However, for me, the enjoyment I have with better recordings far exceeds the loss I had with those poorly recorded music.  8)

I have BAT vk-200, Rogue Magnum 99, Arcam CD23, Clearaudio emotion/AT150mlx, and Tyler Linbrook Signature System. I'd love to try AVA amp and Salk HT3 in the future.

martyo

Re: long term HT3 love
« Reply #27 on: 23 Jan 2010, 02:39 am »
You are asking about long term love. I totally understand your concerns. I've had my HT3s 2 years. It's long winded but if you care to read it I started a "6 months with the HT3s" thread back in '08. Here is the link: http://www.audiocircle.com/index.php?topic=57534.0

Now, I enjoy music more than I ever have, I have almost doubled my music collection in the last year and a half, and even listen to many of the poorer quality Cd's I once "couldn't" listen to. But I also have some tunes that I consider car music.
 
Quote
I want to see deeper into the recording, but keep that excitement
Not all sources are created equally, it has always been an issue. Creating that "illusion" of music happening in your room starts with the quality of the source. Then, on retreiving as much of that source in tact as possible. When your able to see deeper into a good recording, and that illusion is happening in your room,you will experience more excitement.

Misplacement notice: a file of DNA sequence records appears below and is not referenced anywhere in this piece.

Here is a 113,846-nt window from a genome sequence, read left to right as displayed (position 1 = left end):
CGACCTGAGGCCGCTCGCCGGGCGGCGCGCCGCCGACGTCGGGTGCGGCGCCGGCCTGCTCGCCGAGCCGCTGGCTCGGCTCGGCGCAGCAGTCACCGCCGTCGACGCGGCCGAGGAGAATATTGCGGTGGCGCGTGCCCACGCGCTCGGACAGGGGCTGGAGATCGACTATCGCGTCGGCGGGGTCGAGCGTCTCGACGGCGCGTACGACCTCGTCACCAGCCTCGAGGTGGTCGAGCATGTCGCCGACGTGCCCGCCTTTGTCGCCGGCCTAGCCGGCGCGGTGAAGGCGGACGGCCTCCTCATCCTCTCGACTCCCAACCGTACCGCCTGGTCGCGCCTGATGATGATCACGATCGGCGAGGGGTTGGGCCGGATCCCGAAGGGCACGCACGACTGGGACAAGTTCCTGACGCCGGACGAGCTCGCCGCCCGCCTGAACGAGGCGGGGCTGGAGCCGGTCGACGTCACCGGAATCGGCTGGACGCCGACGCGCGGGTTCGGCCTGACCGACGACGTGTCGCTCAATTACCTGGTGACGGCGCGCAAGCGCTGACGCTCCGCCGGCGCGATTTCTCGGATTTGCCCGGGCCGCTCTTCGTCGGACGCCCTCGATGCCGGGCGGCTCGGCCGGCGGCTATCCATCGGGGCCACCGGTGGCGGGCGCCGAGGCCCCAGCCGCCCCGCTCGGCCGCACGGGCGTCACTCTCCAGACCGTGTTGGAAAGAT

Now if all your music is audience tapes of jam bands, you might go a different way.

Have you listened to any of the remastered Beatles? I think they are pretty remarkable. The flaws such as over recorded parts are still there, but there was so much more there that we weren't able to hear before. I rediscovered the Beatles, very exciting.

Hope this was helpful.   8)

Stylus

Re: long term HT3 love
« Reply #28 on: 23 Jan 2010, 04:44 am »
I can relate to the OP, the majority of the albums I listen to are far from audiophile recordings.